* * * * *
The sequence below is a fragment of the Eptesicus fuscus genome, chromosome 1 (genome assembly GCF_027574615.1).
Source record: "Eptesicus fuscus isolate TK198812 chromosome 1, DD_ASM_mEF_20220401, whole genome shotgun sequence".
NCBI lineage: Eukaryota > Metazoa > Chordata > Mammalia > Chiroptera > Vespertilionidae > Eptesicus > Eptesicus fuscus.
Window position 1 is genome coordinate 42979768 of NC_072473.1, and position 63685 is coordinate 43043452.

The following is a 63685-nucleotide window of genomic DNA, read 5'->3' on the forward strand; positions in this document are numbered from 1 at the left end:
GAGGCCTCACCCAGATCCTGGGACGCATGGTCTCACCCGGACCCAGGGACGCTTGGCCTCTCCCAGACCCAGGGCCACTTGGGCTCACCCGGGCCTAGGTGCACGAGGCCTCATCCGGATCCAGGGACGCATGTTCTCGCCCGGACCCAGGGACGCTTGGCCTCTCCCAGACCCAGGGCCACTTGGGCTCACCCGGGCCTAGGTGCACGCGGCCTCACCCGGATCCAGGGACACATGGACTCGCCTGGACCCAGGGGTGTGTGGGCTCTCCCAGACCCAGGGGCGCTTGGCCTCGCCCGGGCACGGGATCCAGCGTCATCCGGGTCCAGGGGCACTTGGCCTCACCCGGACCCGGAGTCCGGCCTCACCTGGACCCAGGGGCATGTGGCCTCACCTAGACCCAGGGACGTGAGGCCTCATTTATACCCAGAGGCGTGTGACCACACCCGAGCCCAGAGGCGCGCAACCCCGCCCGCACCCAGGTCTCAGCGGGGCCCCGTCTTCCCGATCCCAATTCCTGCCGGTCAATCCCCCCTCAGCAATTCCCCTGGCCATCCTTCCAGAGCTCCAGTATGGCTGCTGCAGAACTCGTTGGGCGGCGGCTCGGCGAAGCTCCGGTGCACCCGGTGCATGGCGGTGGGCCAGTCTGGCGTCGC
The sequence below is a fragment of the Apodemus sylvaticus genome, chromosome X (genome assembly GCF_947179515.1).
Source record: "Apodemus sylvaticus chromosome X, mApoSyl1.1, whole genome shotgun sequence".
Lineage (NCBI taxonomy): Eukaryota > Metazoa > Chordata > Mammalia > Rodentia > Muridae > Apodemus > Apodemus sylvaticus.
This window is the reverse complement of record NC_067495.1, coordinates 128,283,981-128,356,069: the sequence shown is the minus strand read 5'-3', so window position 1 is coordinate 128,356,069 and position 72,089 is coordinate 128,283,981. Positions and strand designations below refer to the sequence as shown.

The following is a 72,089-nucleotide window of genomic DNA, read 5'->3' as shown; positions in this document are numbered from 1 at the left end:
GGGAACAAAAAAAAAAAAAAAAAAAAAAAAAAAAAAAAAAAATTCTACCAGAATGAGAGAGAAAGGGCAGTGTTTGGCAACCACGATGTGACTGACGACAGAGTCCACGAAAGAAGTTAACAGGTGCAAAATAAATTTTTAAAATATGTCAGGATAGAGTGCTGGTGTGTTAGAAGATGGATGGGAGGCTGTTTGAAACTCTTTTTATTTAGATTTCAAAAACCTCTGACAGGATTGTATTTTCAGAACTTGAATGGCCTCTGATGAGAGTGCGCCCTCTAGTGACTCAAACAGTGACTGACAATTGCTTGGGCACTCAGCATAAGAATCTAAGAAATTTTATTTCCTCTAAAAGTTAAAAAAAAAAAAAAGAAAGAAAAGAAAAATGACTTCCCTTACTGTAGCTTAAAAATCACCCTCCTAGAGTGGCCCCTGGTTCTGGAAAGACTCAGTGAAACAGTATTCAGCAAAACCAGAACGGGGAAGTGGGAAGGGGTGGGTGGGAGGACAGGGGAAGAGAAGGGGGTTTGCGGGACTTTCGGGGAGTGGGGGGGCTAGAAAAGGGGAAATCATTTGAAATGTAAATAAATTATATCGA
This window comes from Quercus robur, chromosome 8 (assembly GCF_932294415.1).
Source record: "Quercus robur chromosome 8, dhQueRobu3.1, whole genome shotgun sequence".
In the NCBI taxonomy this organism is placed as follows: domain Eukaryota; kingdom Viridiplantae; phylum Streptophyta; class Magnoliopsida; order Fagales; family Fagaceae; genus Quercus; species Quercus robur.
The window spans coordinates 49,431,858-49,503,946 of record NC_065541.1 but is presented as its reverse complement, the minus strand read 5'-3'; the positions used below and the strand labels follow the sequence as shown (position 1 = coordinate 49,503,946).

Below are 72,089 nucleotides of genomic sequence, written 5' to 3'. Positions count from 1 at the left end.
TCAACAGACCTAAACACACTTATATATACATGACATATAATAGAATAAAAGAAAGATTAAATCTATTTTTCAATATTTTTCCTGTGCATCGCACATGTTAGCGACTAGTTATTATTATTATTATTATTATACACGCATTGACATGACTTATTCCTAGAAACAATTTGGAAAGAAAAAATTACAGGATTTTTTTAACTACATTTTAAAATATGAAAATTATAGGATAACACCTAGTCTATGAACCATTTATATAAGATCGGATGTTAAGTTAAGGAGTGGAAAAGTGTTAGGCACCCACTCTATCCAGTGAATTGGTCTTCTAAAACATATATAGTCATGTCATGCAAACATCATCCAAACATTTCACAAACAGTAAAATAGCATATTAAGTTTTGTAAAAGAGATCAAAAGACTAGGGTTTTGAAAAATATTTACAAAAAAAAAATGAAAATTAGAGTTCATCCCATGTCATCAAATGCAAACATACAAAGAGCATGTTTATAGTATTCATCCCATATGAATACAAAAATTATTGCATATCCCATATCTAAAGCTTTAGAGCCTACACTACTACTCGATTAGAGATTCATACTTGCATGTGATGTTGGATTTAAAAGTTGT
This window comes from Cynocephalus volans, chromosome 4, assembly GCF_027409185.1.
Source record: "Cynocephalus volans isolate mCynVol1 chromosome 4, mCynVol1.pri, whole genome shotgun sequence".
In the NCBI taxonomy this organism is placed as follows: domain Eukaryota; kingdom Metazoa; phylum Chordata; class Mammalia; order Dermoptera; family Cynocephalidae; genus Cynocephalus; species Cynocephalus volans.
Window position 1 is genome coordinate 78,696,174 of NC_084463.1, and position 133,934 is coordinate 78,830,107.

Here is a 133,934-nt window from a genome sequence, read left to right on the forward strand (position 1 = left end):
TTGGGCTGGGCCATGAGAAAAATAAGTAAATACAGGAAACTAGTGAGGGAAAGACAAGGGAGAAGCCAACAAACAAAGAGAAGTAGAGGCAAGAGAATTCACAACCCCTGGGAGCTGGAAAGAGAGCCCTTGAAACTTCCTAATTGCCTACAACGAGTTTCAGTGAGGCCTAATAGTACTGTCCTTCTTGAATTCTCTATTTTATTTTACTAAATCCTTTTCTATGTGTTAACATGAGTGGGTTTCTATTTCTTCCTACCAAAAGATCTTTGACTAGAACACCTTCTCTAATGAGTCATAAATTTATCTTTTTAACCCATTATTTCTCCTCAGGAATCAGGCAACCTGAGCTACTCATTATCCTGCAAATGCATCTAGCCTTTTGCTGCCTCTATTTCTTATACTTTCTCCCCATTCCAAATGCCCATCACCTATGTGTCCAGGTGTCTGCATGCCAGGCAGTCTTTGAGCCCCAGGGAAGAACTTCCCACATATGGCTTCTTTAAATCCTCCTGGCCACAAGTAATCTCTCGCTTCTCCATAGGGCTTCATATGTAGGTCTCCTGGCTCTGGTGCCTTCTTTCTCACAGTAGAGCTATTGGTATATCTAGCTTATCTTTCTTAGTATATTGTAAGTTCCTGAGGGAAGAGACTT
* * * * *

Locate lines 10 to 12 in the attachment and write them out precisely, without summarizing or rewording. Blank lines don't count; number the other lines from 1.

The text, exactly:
This window is the reverse complement of record NC_067495.1, coordinates 128,283,981-128,356,069: the sequence shown is the minus strand read 5'-3', so window position 1 is coordinate 128,356,069 and position 72,089 is coordinate 128,283,981. Positions and strand designations below refer to the sequence as shown.

The following is a 72,089-nucleotide window of genomic DNA, read 5'->3' as shown; positions in this document are numbered from 1 at the left end:
GGGAACAAAAAAAAAAAAAAAAAAAAAAAAAAAAAAAAAAAATTCTACCAGAATGAGAGAGAAAGGGCAGTGTTTGGCAACCACGATGTGACTGACGACAGAGTCCACGAAAGAAGTTAACAGGTGCAAAATAAATTTTTAAAATATGTCAGGATAGAGTGCTGGTGTGTTAGAAGATGGATGGGAGGCTGTTTGAAACTCTTTTTATTTAGATTTCAAAAACCTCTGACAGGATTGTATTTTCAGAACTTGAATGGCCTCTGATGAGAGTGCGCCCTCTAGTGACTCAAACAGTGACTGACAATTGCTTGGGCACTCAGCATAAGAATCTAAGAAATTTTATTTCCTCTAAAAGTTAAAAAAAAAAAAAAGAAAGAAAAGAAAAATGACTTCCCTTACTGTAGCTTAAAAATCACCCTCCTAGAGTGGCCCCTGGTTCTGGAAAGACTCAGTGAAACAGTATTCAGCAAAACCAGAACGGGGAAGTGGGAAGGGGTGGGTGGGAGGACAGGGGAAGAGAAGGGGGTTTGCGGGACTTTCGGGGAGTGGGGGGGCTAGAAAAGGGGAAATCATTTGAAATGTAAATAAATTATATCGA